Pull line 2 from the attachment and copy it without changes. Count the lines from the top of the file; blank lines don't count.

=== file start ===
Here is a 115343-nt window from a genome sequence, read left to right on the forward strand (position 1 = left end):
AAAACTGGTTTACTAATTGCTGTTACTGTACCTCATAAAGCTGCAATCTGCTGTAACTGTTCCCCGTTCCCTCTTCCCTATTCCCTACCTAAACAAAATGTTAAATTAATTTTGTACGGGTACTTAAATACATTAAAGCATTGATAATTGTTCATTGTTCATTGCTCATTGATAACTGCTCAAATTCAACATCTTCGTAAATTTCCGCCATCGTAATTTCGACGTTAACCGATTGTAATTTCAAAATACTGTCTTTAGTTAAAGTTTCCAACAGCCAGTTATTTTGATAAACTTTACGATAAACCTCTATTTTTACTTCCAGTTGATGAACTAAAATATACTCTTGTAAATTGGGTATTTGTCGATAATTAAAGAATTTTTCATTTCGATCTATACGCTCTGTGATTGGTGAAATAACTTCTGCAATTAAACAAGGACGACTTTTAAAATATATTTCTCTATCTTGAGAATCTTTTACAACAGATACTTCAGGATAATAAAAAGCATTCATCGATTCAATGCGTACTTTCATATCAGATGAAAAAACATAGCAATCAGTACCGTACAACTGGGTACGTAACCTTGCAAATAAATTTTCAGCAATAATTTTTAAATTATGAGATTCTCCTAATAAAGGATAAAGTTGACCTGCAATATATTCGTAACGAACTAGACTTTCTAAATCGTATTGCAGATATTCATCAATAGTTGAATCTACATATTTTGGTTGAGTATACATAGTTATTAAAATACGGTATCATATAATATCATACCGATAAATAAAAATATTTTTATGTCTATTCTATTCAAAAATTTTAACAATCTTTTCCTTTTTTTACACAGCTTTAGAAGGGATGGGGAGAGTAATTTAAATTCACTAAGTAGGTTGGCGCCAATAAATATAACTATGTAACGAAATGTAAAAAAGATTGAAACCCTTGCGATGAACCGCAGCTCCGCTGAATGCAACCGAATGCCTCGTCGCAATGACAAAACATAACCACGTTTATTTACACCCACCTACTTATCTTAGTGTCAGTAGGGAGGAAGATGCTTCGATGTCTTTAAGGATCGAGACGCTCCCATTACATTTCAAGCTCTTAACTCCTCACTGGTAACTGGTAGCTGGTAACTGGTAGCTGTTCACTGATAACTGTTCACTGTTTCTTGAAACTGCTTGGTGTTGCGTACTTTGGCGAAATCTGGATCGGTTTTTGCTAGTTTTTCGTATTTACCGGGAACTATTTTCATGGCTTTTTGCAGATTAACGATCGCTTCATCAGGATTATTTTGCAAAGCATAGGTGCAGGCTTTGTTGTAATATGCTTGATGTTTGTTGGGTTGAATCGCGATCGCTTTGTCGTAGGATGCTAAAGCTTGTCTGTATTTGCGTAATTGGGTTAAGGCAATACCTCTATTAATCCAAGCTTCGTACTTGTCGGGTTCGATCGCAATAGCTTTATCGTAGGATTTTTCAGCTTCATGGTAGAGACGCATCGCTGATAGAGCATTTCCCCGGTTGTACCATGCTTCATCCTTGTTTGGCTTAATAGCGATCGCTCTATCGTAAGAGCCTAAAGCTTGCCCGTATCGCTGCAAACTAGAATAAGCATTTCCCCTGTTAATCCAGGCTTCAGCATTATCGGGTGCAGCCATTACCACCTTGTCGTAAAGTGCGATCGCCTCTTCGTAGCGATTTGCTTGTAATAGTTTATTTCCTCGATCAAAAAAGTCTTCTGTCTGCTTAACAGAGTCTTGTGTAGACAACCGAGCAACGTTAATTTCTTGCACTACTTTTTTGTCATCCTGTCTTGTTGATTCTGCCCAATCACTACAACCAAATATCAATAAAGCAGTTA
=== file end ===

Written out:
AAAACTGGTTTACTAATTGCTGTTACTGTACCTCATAAAGCTGCAATCTGCTGTAACTGTTCCCCGTTCCCTCTTCCCTATTCCCTACCTAAACAAAATGTTAAATTAATTTTGTACGGGTACTTAAATACATTAAAGCATTGATAATTGTTCATTGTTCATTGCTCATTGATAACTGCTCAAATTCAACATCTTCGTAAATTTCCGCCATCGTAATTTCGACGTTAACCGATTGTAATTTCAAAATACTGTCTTTAGTTAAAGTTTCCAACAGCCAGTTATTTTGATAAACTTTACGATAAACCTCTATTTTTACTTCCAGTTGATGAACTAAAATATACTCTTGTAAATTGGGTATTTGTCGATAATTAAAGAATTTTTCATTTCGATCTATACGCTCTGTGATTGGTGAAATAACTTCTGCAATTAAACAAGGACGACTTTTAAAATATATTTCTCTATCTTGAGAATCTTTTACAACAGATACTTCAGGATAATAAAAAGCATTCATCGATTCAATGCGTACTTTCATATCAGATGAAAAAACATAGCAATCAGTACCGTACAACTGGGTACGTAACCTTGCAAATAAATTTTCAGCAATAATTTTTAAATTATGAGATTCTCCTAATAAAGGATAAAGTTGACCTGCAATATATTCGTAACGAACTAGACTTTCTAAATCGTATTGCAGATATTCATCAATAGTTGAATCTACATATTTTGGTTGAGTATACATAGTTATTAAAATACGGTATCATATAATATCATACCGATAAATAAAAATATTTTTATGTCTATTCTATTCAAAAATTTTAACAATCTTTTCCTTTTTTTACACAGCTTTAGAAGGGATGGGGAGAGTAATTTAAATTCACTAAGTAGGTTGGCGCCAATAAATATAACTATGTAACGAAATGTAAAAAAGATTGAAACCCTTGCGATGAACCGCAGCTCCGCTGAATGCAACCGAATGCCTCGTCGCAATGACAAAACATAACCACGTTTATTTACACCCACCTACTTATCTTAGTGTCAGTAGGGAGGAAGATGCTTCGATGTCTTTAAGGATCGAGACGCTCCCATTACATTTCAAGCTCTTAACTCCTCACTGGTAACTGGTAGCTGGTAACTGGTAGCTGTTCACTGATAACTGTTCACTGTTTCTTGAAACTGCTTGGTGTTGCGTACTTTGGCGAAATCTGGATCGGTTTTTGCTAGTTTTTCGTATTTACCGGGAACTATTTTCATGGCTTTTTGCAGATTAACGATCGCTTCATCAGGATTATTTTGCAAAGCATAGGTGCAGGCTTTGTTGTAATATGCTTGATGTTTGTTGGGTTGAATCGCGATCGCTTTGTCGTAGGATGCTAAAGCTTGTCTGTATTTGCGTAATTGGGTTAAGGCAATACCTCTATTAATCCAAGCTTCGTACTTGTCGGGTTCGATCGCAATAGCTTTATCGTAGGATTTTTCAGCTTCATGGTAGAGACGCATCGCTGATAGAGCATTTCCCCGGTTGTACCATGCTTCATCCTTGTTTGGCTTAATAGCGATCGCTCTATCGTAAGAGCCTAAAGCTTGCCCGTATCGCTGCAAACTAGAATAAGCATTTCCCCTGTTAATCCAGGCTTCAGCATTATCGGGTGCAGCCATTACCACCTTGTCGTAAAGTGCGATCGCCTCTTCGTAGCGATTTGCTTGTAATAGTTTATTTCCTCGATCAAAAAAGTCTTCTGTCTGCTTAACAGAGTCTTGTGTAGACAACCGAGCAACGTTAATTTCTTGCACTACTTTTTTGTCATCCTGTCTTGTTGATTCTGCCCAATCACTACAACCAAATATCAATAAAGCAGTTA